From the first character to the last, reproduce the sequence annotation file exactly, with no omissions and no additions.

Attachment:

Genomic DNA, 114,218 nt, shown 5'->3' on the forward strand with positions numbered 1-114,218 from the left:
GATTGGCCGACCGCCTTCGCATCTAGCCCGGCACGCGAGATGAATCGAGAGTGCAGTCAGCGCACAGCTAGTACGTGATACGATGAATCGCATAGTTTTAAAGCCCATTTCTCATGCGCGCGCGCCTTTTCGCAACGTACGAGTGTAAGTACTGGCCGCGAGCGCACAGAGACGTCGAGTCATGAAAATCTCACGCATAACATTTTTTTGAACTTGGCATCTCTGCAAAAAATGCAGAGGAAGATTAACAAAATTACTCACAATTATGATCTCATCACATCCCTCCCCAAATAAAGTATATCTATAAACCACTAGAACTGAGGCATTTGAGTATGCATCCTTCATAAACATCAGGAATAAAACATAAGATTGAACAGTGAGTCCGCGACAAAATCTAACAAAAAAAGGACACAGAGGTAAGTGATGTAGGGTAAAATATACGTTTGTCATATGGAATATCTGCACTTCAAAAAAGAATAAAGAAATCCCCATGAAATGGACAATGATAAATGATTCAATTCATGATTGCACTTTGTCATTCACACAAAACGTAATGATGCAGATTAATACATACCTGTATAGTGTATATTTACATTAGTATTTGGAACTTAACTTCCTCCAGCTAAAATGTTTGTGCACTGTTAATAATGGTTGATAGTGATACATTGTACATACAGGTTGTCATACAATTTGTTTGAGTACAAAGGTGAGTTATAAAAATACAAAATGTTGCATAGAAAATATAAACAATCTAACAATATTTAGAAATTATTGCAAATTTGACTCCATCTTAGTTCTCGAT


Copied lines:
Genomic DNA, 114,218 nt, shown 5'->3' on the forward strand with positions numbered 1-114,218 from the left:
GATTGGCCGACCGCCTTCGCATCTAGCCCGGCACGCGAGATGAATCGAGAGTGCAGTCAGCGCACAGCTAGTACGTGATACGATGAATCGCATAGTTTTAAAGCCCATTTCTCATGCGCGCGCGCCTTTTCGCAACGTACGAGTGTAAGTACTGGCCGCGAGCGCACAGAGACGTCGAGTCATGAAAATCTCACGCATAACATTTTTTTGAACTTGGCATCTCTGCAAAAAATGCAGAGGAAGATTAACAAAATTACTCACAATTATGATCTCATCACATCCCTCCCCAAATAAAGTATATCTATAAACCACTAGAACTGAGGCATTTGAGTATGCATCCTTCATAAACATCAGGAATAAAACATAAGATTGAACAGTGAGTCCGCGACAAAATCTAACAAAAAAAGGACACAGAGGTAAGTGATGTAGGGTAAAATATACGTTTGTCATATGGAATATCTGCACTTCAAAAAAGAATAAAGAAATCCCCATGAAATGGACAATGATAAATGATTCAATTCATGATTGCACTTTGTCATTCACACAAAACGTAATGATGCAGATTAATACATACCTGTATAGTGTATATTTACATTAGTATTTGGAACTTAACTTCCTCCAGCTAAAATGTTTGTGCACTGTTAATAATGGTTGATAGTGATACATTGTACATACAGGTTGTCATACAATTTGTTTGAGTACAAAGGTGAGTTATAAAAATACAAAATGTTGCATAGAAAATATAAACAATCTAACAATATTTAGAAATTATTGCAAATTTGACTCCATCTTAGTTCTCGAT